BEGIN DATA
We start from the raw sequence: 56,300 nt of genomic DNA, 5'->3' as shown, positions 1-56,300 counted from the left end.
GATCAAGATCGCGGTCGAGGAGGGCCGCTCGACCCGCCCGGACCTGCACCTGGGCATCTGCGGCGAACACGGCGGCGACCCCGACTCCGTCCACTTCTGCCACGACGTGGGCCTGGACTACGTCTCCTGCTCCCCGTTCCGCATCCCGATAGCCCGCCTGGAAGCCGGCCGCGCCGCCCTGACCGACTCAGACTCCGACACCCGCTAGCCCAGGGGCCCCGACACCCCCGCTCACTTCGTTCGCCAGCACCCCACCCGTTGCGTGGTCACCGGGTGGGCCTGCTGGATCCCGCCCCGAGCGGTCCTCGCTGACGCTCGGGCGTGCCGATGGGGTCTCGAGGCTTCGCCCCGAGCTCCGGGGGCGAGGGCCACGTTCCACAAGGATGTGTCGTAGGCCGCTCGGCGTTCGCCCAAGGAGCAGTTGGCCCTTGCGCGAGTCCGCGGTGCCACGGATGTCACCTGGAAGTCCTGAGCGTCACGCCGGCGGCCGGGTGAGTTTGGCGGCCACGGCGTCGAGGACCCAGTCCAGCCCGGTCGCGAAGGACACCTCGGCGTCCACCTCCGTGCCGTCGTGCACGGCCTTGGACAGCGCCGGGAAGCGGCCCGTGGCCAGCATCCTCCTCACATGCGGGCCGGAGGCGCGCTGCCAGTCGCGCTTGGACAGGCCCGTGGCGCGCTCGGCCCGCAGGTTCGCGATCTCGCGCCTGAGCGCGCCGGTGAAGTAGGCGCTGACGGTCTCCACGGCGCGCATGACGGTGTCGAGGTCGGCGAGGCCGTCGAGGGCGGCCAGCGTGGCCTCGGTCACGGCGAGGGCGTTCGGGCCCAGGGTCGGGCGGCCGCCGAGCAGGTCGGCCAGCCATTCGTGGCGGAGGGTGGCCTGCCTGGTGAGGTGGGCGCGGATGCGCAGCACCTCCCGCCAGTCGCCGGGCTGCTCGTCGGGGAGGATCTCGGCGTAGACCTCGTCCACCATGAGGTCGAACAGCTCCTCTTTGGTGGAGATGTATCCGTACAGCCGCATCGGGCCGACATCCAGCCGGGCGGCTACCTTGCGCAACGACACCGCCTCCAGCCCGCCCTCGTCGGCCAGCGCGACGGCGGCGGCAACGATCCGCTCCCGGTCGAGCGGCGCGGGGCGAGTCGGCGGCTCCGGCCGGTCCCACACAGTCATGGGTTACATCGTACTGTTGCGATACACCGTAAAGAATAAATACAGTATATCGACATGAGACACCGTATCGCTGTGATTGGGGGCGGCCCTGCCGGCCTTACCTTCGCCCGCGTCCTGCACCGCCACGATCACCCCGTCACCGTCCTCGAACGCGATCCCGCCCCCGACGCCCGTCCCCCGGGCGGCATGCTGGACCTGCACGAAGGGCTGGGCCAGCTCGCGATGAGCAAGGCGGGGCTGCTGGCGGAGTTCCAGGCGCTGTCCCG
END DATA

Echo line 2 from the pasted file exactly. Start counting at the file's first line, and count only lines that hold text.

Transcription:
GATCAAGATCGCGGTCGAGGAGGGCCGCTCGACCCGCCCGGACCTGCACCTGGGCATCTGCGGCGAACACGGCGGCGACCCCGACTCCGTCCACTTCTGCCACGACGTGGGCCTGGACTACGTCTCCTGCTCCCCGTTCCGCATCCCGATAGCCCGCCTGGAAGCCGGCCGCGCCGCCCTGACCGACTCAGACTCCGACACCCGCTAGCCCAGGGGCCCCGACACCCCCGCTCACTTCGTTCGCCAGCACCCCACCCGTTGCGTGGTCACCGGGTGGGCCTGCTGGATCCCGCCCCGAGCGGTCCTCGCTGACGCTCGGGCGTGCCGATGGGGTCTCGAGGCTTCGCCCCGAGCTCCGGGGGCGAGGGCCACGTTCCACAAGGATGTGTCGTAGGCCGCTCGGCGTTCGCCCAAGGAGCAGTTGGCCCTTGCGCGAGTCCGCGGTGCCACGGATGTCACCTGGAAGTCCTGAGCGTCACGCCGGCGGCCGGGTGAGTTTGGCGGCCACGGCGTCGAGGACCCAGTCCAGCCCGGTCGCGAAGGACACCTCGGCGTCCACCTCCGTGCCGTCGTGCACGGCCTTGGACAGCGCCGGGAAGCGGCCCGTGGCCAGCATCCTCCTCACATGCGGGCCGGAGGCGCGCTGCCAGTCGCGCTTGGACAGGCCCGTGGCGCGCTCGGCCCGCAGGTTCGCGATCTCGCGCCTGAGCGCGCCGGTGAAGTAGGCGCTGACGGTCTCCACGGCGCGCATGACGGTGTCGAGGTCGGCGAGGCCGTCGAGGGCGGCCAGCGTGGCCTCGGTCACGGCGAGGGCGTTCGGGCCCAGGGTCGGGCGGCCGCCGAGCAGGTCGGCCAGCCATTCGTGGCGGAGGGTGGCCTGCCTGGTGAGGTGGGCGCGGATGCGCAGCACCTCCCGCCAGTCGCCGGGCTGCTCGTCGGGGAGGATCTCGGCGTAGACCTCGTCCACCATGAGGTCGAACAGCTCCTCTTTGGTGGAGATGTATCCGTACAGCCGCATCGGGCCGACATCCAGCCGGGCGGCTACCTTGCGCAACGACACCGCCTCCAGCCCGCCCTCGTCGGCCAGCGCGACGGCGGCGGCAACGATCCGCTCCCGGTCGAGCGGCGCGGGGCGAGTCGGCGGCTCCGGCCGGTCCCACACAGTCATGGGTTACATCGTACTGTTGCGATACACCGTAAAGAATAAATACAGTATATCGACATGAGACACCGTATCGCTGTGATTGGGGGCGGCCCTGCCGGCCTTACCTTCGCCCGCGTCCTGCACCGCCACGATCACCCCGTCACCGTCCTCGAACGCGATCCCGCCCCCGACGCCCGTCCCCCGGGCGGCATGCTGGACCTGCACGAAGGGCTGGGCCAGCTCGCGATGAGCAAGGCGGGGCTGCTGGCGGAGTTCCAGGCGCTGTCCCG